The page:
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What’s the Difference Between Losing FAT and Losing WEIGHT?

Surely losing fat and losing weight is the same thing, right? After all, when you’re trying to slim down, one way you track your progress is to keep an eye on the scales.

For years, weight has been synonymous how healthy and fit you are. The idea of lighter equals better has been thrown down our necks since we were youngsters, but this is not the case at all.

You can be light and incredibly unhealthy, unable to run a mile. Likewise, you can be “heavy,” yet have defined muscles, the endurance of a marathon runner and have the luxury of eating like a trooper!

Furthermore, a drop in weight is not an indication that you have lost fat, and when it comes to being a healthier you, fat is what you should be most concerned about.

It’s time to put away the shame step

OK, so why should you be more concerned with body fat over the number you see on the shame step?

Well, a healthy, lean body for men should have between 6 and 14% body fat if you’re under 30 years of age. Over 30 and you should ideally be aiming for 11 – 17%.

For women, it's slightly higher with a healthy body fat percentage clocking in at 13-18% for under 30's, 15-23% if you're over 30.

The thing is, you could realistically achieve these body fat goals and still be considered "overweight" on the scales. How? Muscle.

Building muscle will naturally make you appear "heavy" on the scales, yet your body fat percentage will naturally be lower too.

To be fair, it's a bit of a catch 22 really, because scale weight has such a huge mental impact on training and goal setting, which is why you ought to consider putting away the shame step for good and using other methods to track progress.

the benefits

Surely a drop in weight means a drop in fat too?

As we’ve already mentioned above, this is not the case.

Of course, if you have a very high body fat percentage, are obese and have lost multiple stone then, yes, some of that weight loss will be fat, but you will have also lost water and muscle mass.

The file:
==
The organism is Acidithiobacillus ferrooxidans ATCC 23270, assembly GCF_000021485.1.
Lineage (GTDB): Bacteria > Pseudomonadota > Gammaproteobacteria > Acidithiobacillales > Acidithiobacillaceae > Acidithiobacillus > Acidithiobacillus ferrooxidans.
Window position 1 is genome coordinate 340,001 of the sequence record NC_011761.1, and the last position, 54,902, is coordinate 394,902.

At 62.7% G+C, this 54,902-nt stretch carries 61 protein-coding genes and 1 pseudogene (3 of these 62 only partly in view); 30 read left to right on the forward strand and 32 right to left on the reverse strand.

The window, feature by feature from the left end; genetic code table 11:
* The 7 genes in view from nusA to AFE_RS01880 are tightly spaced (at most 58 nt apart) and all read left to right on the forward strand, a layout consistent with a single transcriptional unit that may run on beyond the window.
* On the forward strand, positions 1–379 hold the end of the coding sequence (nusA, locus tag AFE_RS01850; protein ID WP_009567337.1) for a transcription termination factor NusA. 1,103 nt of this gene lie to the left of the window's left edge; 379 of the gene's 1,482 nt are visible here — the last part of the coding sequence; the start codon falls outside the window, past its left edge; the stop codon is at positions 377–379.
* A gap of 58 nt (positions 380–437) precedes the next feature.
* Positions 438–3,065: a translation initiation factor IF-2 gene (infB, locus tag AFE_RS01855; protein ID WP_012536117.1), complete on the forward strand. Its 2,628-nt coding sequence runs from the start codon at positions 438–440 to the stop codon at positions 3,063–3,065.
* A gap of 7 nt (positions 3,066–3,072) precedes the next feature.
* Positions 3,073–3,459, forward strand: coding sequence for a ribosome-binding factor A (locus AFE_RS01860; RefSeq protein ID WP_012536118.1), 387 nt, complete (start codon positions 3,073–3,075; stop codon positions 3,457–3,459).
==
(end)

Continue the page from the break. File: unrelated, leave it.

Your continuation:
Quite simply, scale weight is not a true representation of fat loss as it is reflects a loss in overall mass, and often, if you’ve just begun your fitness journey, much of that will actually be water due to the changes you’ve likely made to your diet and an increase in exercise.

For those of you looking to achieve that cut aesthetic, fat loss over weight loss is vital for a carved physique.

After all, you could spend hours on the treadmill or cross trainer busting out a killer cardio regime and lose your goal amount of weight, but you’ll also find you’ve lost your hard earned muscle mass too!

So, how do I lose fat then?

Quite simply a combination of cardio, strength training and a healthy, balanced diet will help you lose fat.

Fad diets that promise rapid results in 10 days do not have long term benefits and are not sustainable. A sensible, sustainable routine is the only way to achieve your goal.

If I don’t have the scales, how do I know if it’s working?

You don’t have the invest in body fat callipers or any fancy gadget to see the results, you just need your phone and a long mirror!

Yep, it’s time to get your selfie game on and take full photos of your self, front, back and side on, at regular intervals to keep track of your progress.

Once every 4 weeks would be plenty to see progress.

Are there any other methods?

You can also use your exercise regime to track progress. By keeping a diary of reps and weight you can see if you are becoming naturally stronger as your muscle mass increases.

Likewise, can you run for 5 minutes longer this week? Can you run faster? Every little improvement is an indication that you are well on the road to gaining the physique you deserve.

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